Supreme Leader Ayatollah Ali Khamenei approved the nuclear talks. Over the past year he expressed his trust in the negotiations team. But last week, on 13 August, in a gathering with Iranian diplomats, he indirectly warned the negotiators against getting too close to the United States.

Khamenei’s concern of “not getting engaged with the US on any matter except the nuclear issue” speaks to the sensitivity of the conservative part of the Iranian political system. Normalisation with the United States is not on the agenda of the supreme leader, regardless of Iran’s nuclear talks. And clearly he doesn’t like the friendly approach of Iran’s negotiators.

Also, President Rouhani’s phone conversation with US President Barack Obama, which happened when Rouhani travelled to New York last year to attend the UN General Assembly, caused much controversy. A person familiar with the event told Al-Ahram Weekly off-the-record that Rouhani was supposed to have a personal encounter with Obama at the UN, and to shake hands.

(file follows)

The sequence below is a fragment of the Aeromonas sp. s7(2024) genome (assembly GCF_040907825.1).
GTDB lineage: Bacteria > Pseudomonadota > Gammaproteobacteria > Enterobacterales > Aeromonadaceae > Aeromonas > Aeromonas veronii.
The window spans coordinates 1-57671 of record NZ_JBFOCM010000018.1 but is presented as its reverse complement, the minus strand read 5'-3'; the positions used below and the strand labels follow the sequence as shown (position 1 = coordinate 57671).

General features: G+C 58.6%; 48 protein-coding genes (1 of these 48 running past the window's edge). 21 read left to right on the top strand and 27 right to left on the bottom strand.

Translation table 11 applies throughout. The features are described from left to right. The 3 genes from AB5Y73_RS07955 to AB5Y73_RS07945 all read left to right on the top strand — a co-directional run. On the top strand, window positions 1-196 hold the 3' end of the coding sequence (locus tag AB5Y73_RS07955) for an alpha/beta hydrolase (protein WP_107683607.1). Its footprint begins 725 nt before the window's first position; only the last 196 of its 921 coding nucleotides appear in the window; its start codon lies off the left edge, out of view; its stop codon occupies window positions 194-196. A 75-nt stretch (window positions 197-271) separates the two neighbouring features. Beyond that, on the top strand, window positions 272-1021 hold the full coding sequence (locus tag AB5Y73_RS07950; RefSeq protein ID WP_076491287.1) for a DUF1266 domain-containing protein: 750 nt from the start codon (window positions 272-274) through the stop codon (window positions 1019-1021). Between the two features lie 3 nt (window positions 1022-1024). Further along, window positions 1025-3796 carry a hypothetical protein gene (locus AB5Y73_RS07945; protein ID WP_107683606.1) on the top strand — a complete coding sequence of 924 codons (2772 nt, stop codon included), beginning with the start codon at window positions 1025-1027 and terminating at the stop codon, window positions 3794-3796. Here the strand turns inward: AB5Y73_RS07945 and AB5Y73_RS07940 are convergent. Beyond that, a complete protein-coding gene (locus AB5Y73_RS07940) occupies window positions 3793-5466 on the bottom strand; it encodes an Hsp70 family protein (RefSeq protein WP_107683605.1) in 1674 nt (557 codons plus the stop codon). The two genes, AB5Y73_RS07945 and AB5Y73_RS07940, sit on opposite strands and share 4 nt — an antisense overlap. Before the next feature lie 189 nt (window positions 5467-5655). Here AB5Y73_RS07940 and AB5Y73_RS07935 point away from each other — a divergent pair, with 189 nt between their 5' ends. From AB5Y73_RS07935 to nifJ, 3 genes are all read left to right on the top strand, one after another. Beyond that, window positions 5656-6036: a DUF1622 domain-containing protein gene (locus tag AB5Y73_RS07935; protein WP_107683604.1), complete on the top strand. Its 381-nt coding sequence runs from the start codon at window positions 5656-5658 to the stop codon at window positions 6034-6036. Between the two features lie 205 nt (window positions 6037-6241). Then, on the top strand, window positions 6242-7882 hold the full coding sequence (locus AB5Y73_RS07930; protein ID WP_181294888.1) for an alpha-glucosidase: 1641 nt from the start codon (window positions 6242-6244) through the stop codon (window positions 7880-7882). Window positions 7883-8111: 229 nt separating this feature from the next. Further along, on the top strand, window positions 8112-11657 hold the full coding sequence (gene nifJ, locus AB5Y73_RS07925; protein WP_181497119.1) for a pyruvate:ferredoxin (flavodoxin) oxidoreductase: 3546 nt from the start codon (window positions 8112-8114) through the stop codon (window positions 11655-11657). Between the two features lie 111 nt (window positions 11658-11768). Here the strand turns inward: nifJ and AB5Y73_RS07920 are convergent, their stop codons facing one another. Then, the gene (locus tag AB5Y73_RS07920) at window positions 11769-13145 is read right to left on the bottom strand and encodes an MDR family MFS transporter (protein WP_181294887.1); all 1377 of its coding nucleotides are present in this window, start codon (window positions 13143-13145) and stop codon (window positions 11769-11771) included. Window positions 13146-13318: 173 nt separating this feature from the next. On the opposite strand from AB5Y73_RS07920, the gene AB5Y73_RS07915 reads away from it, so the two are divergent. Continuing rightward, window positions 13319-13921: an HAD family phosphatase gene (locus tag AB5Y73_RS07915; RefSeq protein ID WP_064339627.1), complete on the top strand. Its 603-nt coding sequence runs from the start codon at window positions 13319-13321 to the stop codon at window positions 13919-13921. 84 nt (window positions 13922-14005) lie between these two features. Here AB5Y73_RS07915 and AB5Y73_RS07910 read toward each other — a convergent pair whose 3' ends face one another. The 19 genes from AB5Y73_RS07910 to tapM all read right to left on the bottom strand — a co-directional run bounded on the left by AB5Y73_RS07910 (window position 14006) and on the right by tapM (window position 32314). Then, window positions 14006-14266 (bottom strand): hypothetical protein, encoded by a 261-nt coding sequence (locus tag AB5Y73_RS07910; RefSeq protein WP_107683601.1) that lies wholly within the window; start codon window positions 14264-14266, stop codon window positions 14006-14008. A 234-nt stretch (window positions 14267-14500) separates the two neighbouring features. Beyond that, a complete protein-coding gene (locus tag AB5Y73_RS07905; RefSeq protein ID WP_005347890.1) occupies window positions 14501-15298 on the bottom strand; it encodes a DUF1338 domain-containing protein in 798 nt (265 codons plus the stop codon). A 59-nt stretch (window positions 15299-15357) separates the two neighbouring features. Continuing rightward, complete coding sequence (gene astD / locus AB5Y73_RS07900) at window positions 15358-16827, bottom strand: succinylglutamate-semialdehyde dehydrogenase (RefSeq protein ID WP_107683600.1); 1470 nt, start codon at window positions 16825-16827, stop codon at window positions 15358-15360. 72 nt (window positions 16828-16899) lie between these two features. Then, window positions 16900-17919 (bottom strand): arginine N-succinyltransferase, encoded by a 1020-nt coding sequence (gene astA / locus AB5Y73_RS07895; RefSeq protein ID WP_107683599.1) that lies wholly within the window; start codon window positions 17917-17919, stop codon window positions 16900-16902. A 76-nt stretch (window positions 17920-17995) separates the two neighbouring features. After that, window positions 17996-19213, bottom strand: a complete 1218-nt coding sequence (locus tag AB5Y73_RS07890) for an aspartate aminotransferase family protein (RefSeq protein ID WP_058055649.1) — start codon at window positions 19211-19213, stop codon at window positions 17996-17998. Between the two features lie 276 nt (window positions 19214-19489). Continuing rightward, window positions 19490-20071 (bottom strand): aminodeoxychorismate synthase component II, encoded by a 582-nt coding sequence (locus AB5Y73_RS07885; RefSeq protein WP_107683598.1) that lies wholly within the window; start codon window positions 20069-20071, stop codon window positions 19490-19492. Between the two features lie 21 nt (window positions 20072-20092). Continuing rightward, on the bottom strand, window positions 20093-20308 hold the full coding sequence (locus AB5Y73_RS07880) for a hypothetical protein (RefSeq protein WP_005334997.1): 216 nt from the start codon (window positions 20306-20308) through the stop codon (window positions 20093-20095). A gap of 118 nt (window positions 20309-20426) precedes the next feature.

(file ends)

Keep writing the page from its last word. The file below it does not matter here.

According to the source, as soon as Ayatollah Khamenei learned about the plan he warned the president of dire consequences in Tehran if he shook hands with Obama. Before leaving the United States, Rouhani spoke to Obama for a few minutes by telephone from his plane on the airstrip at JFK International Airport. Upon his return to Khomeini International Airport, Rouhani’s motorcade was pelted with shoes and sandals.

Many eyes are closely watching the team to find any mistakes in order to cancel the talks before the interim deal deadline on 23 November.

If Rouhani’s government succeeds in reaching a comprehensive deal and sanctions are lifted, Iran will have more opportunities to develop its economy and assume a greater regional and even international role. But if the talks fail, disappointed Iranians will give up on Rouhani. Their hopes for improved living conditions will be dashed, and increased extremism and conservatism will be unavoidable.